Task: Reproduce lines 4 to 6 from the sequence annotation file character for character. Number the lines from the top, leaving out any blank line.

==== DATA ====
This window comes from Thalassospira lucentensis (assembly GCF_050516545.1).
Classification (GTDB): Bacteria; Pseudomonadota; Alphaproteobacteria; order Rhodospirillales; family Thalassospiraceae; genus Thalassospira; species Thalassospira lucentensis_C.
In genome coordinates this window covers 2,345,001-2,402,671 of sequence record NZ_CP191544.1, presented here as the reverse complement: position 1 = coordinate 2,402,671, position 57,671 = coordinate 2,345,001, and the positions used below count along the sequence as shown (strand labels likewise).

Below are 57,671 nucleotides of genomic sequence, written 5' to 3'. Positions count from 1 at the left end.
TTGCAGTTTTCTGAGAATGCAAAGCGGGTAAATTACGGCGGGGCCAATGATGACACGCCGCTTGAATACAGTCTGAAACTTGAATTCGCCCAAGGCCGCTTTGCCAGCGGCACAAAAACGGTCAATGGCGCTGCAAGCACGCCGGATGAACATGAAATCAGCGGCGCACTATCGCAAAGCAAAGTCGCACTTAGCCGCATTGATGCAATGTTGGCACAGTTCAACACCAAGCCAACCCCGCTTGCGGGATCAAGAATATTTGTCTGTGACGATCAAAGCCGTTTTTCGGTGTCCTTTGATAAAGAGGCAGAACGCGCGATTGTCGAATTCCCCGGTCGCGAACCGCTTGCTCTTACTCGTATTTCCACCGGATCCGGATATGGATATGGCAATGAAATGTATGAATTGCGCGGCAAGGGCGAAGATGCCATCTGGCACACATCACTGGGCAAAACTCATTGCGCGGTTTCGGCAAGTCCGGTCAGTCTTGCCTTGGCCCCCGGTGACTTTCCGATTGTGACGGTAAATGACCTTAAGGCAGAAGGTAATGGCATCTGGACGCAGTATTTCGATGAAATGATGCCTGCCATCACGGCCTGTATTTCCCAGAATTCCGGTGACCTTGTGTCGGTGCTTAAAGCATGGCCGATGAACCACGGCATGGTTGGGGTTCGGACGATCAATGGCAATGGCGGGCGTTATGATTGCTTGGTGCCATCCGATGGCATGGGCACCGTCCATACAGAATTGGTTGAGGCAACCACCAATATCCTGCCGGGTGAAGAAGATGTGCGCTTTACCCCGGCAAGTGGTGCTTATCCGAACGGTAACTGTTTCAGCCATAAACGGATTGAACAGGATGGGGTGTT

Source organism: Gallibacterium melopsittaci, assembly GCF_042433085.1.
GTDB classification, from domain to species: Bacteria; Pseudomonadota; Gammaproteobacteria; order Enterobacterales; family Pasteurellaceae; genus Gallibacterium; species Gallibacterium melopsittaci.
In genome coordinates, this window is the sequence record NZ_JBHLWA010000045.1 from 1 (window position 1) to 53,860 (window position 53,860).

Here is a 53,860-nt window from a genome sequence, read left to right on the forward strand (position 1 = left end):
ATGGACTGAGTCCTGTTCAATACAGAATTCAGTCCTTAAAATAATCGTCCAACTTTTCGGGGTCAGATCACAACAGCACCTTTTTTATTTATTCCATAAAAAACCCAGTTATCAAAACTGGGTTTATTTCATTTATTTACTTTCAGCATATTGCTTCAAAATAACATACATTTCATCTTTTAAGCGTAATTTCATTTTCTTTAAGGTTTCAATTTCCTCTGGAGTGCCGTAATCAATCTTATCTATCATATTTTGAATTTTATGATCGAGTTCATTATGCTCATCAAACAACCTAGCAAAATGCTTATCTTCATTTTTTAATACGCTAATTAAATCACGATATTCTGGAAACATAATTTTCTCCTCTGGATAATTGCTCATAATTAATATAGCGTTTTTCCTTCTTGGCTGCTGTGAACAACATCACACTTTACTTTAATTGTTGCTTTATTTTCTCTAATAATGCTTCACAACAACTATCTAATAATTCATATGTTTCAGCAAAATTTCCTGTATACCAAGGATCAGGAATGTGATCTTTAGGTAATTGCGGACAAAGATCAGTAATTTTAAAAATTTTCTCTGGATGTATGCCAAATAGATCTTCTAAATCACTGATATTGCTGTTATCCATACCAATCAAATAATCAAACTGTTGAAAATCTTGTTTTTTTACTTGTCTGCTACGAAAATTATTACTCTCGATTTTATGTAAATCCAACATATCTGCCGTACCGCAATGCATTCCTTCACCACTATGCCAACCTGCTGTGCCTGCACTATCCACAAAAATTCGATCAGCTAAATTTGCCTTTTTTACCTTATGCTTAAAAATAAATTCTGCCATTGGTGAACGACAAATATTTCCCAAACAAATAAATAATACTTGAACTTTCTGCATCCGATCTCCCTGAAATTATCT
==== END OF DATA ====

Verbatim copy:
Below are 57,671 nucleotides of genomic sequence, written 5' to 3'. Positions count from 1 at the left end.
TTGCAGTTTTCTGAGAATGCAAAGCGGGTAAATTACGGCGGGGCCAATGATGACACGCCGCTTGAATACAGTCTGAAACTTGAATTCGCCCAAGGCCGCTTTGCCAGCGGCACAAAAACGGTCAATGGCGCTGCAAGCACGCCGGATGAACATGAAATCAGCGGCGCACTATCGCAAAGCAAAGTCGCACTTAGCCGCATTGATGCAATGTTGGCACAGTTCAACACCAAGCCAACCCCGCTTGCGGGATCAAGAATATTTGTCTGTGACGATCAAAGCCGTTTTTCGGTGTCCTTTGATAAAGAGGCAGAACGCGCGATTGTCGAATTCCCCGGTCGCGAACCGCTTGCTCTTACTCGTATTTCCACCGGATCCGGATATGGATATGGCAATGAAATGTATGAATTGCGCGGCAAGGGCGAAGATGCCATCTGGCACACATCACTGGGCAAAACTCATTGCGCGGTTTCGGCAAGTCCGGTCAGTCTTGCCTTGGCCCCCGGTGACTTTCCGATTGTGACGGTAAATGACCTTAAGGCAGAAGGTAATGGCATCTGGACGCAGTATTTCGATGAAATGATGCCTGCCATCACGGCCTGTATTTCCCAGAATTCCGGTGACCTTGTGTCGGTGCTTAAAGCATGGCCGATGAACCACGGCATGGTTGGGGTTCGGACGATCAATGGCAATGGCGGGCGTTATGATTGCTTGGTGCCATCCGATGGCATGGGCACCGTCCATACAGAATTGGTTGAGGCAACCACCAATATCCTGCCGGGTGAAGAAGATGTGCGCTTTACCCCGGCAAGTGGTGCTTATCCGAACGGTAACTGTTTCAGCCATAAACGGATTGAACAGGATGGGGTGTT

Source organism: Gallibacterium melopsittaci, assembly GCF_042433085.1.